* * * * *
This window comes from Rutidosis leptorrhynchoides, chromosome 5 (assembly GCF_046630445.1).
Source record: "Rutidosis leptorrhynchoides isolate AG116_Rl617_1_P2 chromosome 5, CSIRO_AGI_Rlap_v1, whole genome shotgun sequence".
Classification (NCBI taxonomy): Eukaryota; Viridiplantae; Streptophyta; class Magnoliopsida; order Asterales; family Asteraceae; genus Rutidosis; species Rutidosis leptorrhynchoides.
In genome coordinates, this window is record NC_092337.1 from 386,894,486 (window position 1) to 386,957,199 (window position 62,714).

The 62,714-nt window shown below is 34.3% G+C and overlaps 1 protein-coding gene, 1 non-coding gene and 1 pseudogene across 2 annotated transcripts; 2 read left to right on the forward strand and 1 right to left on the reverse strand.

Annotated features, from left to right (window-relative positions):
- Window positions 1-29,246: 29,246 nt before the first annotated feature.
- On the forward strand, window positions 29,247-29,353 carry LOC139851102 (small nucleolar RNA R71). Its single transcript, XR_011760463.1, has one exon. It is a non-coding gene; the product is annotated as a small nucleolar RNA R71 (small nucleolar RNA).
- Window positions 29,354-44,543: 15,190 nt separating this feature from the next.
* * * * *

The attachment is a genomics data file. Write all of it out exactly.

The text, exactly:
This window comes from Rutidosis leptorrhynchoides, chromosome 5 (assembly GCF_046630445.1).
Source record: "Rutidosis leptorrhynchoides isolate AG116_Rl617_1_P2 chromosome 5, CSIRO_AGI_Rlap_v1, whole genome shotgun sequence".
Classification (NCBI taxonomy): Eukaryota; Viridiplantae; Streptophyta; class Magnoliopsida; order Asterales; family Asteraceae; genus Rutidosis; species Rutidosis leptorrhynchoides.
In genome coordinates, this window is record NC_092337.1 from 386,894,486 (window position 1) to 386,957,199 (window position 62,714).

The 62,714-nt window shown below is 34.3% G+C and overlaps 1 protein-coding gene, 1 non-coding gene and 1 pseudogene across 2 annotated transcripts; 2 read left to right on the forward strand and 1 right to left on the reverse strand.

Annotated features, from left to right (window-relative positions):
- Window positions 1-29,246: 29,246 nt before the first annotated feature.
- On the forward strand, window positions 29,247-29,353 carry LOC139851102 (small nucleolar RNA R71). Its single transcript, XR_011760463.1, has one exon. It is a non-coding gene; the product is annotated as a small nucleolar RNA R71 (small nucleolar RNA).
- Window positions 29,354-44,543: 15,190 nt separating this feature from the next.